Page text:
DOJ Says Wire Act Only Applies to Sports Betting

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The US Department of Justice made public today a memo that clarifies its position on the Wire Act of 1961 and says it only applies to sports betting.

The memo was written as a response to requests from the states of Illinois and New York regarding interstate lottery sales back in September but only released to the public today.

In it the DOJ reveals that its legal position, according to Assistant Attorney General Virginia Seitz, is that “interstate transmissions of wire communications that do not relate to a ‘sporting event of contest’ fall outside the reach of the Wire Act.”

In theory, this moves online poker out of the scope of the Wire Act although no further clarification by the DOJ regarding poker was offered.

THe DOJ also made it clear this was not inherently related to the enforcement of the UIGEA.

The conclusion of the memo is included below:

“Given that the Wire Act does not reach interstate transmissions of wire communications that do not relate to a ‘sporting event or contest,’ and that the state-run lotteries proposed by New York and Illinois do not involve sporting events or contests, we conclude that the Wire Act does not prohibit the lotteries described in these proposals.

“In light of that conclusion, we need not consider how to reconcile the Wire Act with UIGEA, because the Wire Act does not apply in this situation.

“Accordingly, we express no view about the proper interpretation or scope of UIGEA.”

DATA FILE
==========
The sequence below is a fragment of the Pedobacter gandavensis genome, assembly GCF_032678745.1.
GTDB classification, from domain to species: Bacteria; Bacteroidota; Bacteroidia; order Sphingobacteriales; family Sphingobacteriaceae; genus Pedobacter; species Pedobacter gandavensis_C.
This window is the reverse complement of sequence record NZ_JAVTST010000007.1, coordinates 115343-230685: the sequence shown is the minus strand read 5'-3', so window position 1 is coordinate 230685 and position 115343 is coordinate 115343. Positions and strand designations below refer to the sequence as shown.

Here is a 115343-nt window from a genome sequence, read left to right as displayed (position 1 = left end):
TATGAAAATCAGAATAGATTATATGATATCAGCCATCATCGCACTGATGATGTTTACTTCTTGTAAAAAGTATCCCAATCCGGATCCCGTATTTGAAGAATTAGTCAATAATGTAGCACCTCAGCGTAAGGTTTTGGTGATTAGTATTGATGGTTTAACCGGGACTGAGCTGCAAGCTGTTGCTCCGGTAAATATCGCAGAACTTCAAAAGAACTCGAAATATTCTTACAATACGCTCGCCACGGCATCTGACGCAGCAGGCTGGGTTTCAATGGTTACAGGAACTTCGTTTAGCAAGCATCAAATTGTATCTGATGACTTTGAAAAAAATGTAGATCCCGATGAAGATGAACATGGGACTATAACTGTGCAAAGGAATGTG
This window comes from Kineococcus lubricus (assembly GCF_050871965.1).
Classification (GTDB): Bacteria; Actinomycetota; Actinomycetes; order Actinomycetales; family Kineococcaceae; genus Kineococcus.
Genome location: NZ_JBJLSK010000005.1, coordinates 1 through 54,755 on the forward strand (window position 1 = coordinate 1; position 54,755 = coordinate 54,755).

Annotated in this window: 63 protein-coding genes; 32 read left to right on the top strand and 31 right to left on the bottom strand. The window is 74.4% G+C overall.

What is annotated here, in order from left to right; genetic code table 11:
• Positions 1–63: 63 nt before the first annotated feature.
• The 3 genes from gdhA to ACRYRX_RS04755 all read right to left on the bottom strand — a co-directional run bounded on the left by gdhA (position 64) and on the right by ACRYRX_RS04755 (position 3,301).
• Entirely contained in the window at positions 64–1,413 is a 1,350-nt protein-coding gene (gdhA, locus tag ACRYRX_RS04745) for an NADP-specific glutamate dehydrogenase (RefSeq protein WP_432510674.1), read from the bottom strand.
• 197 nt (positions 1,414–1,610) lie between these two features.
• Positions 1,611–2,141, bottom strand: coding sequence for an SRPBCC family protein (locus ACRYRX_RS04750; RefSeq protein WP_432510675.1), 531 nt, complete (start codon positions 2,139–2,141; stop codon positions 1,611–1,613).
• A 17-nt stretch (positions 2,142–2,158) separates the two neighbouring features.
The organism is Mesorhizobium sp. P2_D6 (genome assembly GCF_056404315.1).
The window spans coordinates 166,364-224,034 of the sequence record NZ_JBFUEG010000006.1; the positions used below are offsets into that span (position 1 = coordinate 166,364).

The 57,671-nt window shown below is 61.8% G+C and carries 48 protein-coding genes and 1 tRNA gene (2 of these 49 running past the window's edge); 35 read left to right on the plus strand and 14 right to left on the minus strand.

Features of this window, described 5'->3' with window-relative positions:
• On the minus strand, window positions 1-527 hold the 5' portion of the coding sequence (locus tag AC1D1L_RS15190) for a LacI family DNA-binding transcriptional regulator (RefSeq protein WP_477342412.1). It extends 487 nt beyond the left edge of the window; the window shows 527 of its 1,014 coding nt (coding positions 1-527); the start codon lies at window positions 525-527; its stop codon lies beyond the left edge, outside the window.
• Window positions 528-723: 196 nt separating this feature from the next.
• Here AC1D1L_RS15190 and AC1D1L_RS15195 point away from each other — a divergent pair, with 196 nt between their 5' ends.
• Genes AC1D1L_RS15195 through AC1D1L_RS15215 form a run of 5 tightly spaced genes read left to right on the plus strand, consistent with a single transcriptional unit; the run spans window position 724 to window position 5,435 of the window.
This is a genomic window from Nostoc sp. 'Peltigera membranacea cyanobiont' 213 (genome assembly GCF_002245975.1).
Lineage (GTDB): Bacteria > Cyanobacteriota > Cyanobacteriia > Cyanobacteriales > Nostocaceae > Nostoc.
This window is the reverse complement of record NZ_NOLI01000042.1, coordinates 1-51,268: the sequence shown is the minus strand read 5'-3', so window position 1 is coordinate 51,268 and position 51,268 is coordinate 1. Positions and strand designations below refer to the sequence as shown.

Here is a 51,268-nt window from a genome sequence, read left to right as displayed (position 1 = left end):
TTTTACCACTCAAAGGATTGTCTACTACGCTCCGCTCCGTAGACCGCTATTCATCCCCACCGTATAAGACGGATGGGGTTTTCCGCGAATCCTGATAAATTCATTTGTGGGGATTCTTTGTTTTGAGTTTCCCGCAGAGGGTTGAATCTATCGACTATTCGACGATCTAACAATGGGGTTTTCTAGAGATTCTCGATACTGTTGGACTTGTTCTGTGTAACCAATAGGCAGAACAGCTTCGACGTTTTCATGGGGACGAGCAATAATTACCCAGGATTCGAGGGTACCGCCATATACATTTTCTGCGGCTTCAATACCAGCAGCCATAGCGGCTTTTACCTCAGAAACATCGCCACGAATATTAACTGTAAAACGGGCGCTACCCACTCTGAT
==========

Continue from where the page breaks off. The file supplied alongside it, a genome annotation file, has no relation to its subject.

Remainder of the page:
Online poker advocates such as the Poker Player's Alliance on jumping on the revelation, encouraging the Federal government to take it one step further and initiate fully legislated, interstate online poker.

“State by state licensing and regulation," said former Senator and PPA member Alphonse D'Amato in a statement, "could result in a balkanized online poker world where players across the nation would be limited in their choices of where and against whom they could play.

"This could potentially reduce the number of total players, reducing revenues state lawmakers project from this activity.

"At the same time, it would deter entrepreneurs from entering the online poker market, as there would essentially be 50 different sets of laws and rules to which they would have to adhere.

"We urge members of Congress to act quickly based on today’s announcement and pass legislation like H.R. 2366 to license and regulate online poker at the federal level."

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